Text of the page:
The Police National Database (PND) was launched officially on Wednesday, allowing police forces nationwide to share intelligence on crime.
The database, implemented by the National Policing Improvement Agency (NPIA), was developed with technology company Logica at a cost of £75.6m.
Nick Gargan, NPIA chief executive said that the PND would allow police investigators to see the full intelligence picture. "We know that child abusers, drug dealers and terrorists don’t respect force boundaries, but in many cases forces have been conducting their investigations in isolation, unable to see everything the police service knows about a suspect and unable to make fully informed decisions," he said.
The PND was rolled out over recent months, and focuses on information relevant to crimes, rather than on witness and victim details, which are not held on the database. "Until now this information had to be shared manually, a fallible and sometimes bureaucratic process dependent on the right staff being able to access and share the relevant files, which could take up to two weeks," Gargan said.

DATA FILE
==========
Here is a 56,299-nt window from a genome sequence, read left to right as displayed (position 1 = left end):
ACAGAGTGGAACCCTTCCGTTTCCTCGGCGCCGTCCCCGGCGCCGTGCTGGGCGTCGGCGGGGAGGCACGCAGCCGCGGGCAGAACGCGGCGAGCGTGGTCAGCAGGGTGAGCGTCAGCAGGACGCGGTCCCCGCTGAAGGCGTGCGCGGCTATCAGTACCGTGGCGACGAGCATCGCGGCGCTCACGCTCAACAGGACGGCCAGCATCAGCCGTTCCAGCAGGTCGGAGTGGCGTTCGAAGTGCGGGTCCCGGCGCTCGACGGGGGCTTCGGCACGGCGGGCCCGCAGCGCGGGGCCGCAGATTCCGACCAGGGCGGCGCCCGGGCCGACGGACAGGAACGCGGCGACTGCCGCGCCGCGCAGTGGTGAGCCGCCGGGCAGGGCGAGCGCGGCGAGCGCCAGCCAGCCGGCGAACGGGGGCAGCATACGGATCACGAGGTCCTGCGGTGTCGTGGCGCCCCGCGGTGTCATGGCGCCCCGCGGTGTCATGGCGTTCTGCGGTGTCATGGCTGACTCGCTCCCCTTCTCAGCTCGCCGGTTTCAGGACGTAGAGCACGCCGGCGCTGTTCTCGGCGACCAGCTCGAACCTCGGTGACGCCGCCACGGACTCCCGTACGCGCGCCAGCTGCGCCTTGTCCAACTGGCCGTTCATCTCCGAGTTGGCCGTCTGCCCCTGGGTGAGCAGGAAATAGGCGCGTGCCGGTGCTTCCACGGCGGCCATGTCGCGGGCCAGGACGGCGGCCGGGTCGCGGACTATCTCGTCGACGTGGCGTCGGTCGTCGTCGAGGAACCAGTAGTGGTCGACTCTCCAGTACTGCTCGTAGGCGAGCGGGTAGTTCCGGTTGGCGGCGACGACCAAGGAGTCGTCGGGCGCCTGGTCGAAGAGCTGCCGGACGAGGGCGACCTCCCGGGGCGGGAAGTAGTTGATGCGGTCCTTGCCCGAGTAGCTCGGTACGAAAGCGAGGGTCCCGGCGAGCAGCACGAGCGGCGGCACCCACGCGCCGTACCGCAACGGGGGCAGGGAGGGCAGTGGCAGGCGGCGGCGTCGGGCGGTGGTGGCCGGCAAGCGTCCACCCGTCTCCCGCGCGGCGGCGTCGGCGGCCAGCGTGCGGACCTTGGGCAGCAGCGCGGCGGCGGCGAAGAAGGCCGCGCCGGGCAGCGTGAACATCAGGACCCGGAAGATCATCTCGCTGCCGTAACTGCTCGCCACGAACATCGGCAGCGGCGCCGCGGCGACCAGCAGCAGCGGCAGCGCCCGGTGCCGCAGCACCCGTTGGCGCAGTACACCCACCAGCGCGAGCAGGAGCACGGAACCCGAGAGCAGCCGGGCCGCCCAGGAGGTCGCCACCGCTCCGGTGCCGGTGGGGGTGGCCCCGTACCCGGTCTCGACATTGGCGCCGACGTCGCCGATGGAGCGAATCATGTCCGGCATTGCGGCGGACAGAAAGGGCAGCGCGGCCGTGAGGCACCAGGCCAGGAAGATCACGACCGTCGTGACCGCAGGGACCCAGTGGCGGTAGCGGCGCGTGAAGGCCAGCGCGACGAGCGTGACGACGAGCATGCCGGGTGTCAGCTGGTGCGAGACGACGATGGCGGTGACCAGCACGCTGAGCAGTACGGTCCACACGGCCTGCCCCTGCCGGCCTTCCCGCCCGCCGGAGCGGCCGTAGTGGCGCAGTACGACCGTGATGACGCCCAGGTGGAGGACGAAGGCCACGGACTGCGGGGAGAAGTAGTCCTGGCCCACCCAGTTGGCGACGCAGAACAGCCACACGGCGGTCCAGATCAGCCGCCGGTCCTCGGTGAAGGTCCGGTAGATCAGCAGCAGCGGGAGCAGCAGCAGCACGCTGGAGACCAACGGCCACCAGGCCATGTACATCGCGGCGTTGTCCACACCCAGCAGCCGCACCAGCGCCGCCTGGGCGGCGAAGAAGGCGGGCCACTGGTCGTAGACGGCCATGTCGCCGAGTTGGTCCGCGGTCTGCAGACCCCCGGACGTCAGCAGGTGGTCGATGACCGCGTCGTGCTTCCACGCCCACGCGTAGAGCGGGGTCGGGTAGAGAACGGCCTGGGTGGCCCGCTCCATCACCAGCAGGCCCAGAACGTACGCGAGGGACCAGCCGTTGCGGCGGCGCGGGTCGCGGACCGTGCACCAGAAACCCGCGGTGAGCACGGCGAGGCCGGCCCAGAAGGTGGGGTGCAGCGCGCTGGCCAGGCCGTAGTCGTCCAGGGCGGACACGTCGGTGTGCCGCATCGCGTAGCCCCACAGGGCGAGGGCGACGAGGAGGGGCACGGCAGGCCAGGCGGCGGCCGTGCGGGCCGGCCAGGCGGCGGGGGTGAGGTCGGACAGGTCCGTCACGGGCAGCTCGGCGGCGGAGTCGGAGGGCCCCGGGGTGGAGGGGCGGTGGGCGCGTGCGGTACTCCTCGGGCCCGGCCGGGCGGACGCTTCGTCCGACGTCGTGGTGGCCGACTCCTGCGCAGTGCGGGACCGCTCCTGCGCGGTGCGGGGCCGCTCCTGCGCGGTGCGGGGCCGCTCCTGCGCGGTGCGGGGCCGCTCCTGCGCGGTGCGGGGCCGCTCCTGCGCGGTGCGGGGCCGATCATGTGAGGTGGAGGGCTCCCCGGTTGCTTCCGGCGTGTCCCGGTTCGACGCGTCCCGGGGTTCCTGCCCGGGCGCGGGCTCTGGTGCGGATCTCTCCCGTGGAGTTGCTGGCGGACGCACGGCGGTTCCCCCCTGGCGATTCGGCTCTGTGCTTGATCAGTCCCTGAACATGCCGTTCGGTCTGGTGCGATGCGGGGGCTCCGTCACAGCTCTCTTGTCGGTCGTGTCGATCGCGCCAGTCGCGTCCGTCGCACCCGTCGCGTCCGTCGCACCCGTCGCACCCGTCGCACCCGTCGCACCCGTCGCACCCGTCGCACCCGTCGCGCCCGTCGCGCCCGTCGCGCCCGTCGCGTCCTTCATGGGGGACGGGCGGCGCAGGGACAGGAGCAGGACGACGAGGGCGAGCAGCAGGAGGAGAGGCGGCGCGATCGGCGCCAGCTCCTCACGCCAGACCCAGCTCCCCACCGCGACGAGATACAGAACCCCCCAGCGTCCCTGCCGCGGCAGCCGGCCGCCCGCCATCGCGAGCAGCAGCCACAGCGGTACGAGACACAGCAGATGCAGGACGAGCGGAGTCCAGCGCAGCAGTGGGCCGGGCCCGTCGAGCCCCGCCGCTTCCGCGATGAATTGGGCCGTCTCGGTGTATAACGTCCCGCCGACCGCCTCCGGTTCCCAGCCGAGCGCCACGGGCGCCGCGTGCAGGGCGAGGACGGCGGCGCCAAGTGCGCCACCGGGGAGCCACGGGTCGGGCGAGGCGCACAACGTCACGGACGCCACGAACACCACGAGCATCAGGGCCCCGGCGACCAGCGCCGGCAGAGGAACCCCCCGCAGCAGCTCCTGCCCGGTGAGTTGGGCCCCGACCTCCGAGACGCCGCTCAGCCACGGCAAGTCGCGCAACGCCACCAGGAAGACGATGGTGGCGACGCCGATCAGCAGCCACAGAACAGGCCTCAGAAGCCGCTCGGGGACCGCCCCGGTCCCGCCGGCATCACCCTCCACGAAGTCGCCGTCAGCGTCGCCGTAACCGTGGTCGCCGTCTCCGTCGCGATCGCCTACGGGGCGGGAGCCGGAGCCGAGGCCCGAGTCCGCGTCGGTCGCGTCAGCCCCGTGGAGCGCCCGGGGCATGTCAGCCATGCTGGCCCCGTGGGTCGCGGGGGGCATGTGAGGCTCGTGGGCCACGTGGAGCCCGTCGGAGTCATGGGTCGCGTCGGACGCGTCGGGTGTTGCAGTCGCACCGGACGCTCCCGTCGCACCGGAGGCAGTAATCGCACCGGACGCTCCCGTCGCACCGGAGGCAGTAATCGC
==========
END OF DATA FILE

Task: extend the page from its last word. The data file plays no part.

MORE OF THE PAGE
The PND was established to fulfil the recommendations of Lord Bichard’s inquiry into failings in police intelligence sharing which led to the Soham murders in 2002.
"I think one of the problems when you talk about huge IT projects is that people forget the history. This derived from the death of two young girls and we should never forget the reasons why we are doing this and just how important it is."